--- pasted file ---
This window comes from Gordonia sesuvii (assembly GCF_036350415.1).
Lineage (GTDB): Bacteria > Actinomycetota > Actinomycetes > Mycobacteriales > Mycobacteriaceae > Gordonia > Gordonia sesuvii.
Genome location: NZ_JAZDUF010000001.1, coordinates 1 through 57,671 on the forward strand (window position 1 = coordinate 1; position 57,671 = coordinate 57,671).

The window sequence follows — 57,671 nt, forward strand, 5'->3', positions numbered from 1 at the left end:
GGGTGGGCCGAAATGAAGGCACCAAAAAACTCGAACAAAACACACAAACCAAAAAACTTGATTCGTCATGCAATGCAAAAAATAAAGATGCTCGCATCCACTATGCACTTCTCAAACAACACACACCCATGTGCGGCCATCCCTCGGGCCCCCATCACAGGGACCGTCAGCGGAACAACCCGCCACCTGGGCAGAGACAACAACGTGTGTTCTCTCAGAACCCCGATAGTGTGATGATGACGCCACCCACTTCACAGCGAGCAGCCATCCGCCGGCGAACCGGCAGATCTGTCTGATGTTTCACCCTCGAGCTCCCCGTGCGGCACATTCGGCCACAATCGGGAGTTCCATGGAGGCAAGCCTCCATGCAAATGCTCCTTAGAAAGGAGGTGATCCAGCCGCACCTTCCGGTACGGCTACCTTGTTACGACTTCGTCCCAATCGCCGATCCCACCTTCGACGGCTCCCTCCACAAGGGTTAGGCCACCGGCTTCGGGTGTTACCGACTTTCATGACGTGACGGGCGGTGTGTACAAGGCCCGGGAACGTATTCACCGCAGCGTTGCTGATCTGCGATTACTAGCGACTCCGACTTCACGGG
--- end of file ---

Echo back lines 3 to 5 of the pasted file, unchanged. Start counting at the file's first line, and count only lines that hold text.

Genome location: NZ_JAZDUF010000001.1, coordinates 1 through 57,671 on the forward strand (window position 1 = coordinate 1; position 57,671 = coordinate 57,671).

The window sequence follows — 57,671 nt, forward strand, 5'->3', positions numbered from 1 at the left end:
GGGTGGGCCGAAATGAAGGCACCAAAAAACTCGAACAAAACACACAAACCAAAAAACTTGATTCGTCATGCAATGCAAAAAATAAAGATGCTCGCATCCACTATGCACTTCTCAAACAACACACACCCATGTGCGGCCATCCCTCGGGCCCCCATCACAGGGACCGTCAGCGGAACAACCCGCCACCTGGGCAGAGACAACAACGTGTGTTCTCTCAGAACCCCGATAGTGTGATGATGACGCCACCCACTTCACAGCGAGCAGCCATCCGCCGGCGAACCGGCAGATCTGTCTGATGTTTCACCCTCGAGCTCCCCGTGCGGCACATTCGGCCACAATCGGGAGTTCCATGGAGGCAAGCCTCCATGCAAATGCTCCTTAGAAAGGAGGTGATCCAGCCGCACCTTCCGGTACGGCTACCTTGTTACGACTTCGTCCCAATCGCCGATCCCACCTTCGACGGCTCCCTCCACAAGGGTTAGGCCACCGGCTTCGGGTGTTACCGACTTTCATGACGTGACGGGCGGTGTGTACAAGGCCCGGGAACGTATTCACCGCAGCGTTGCTGATCTGCGATTACTAGCGACTCCGACTTCACGGG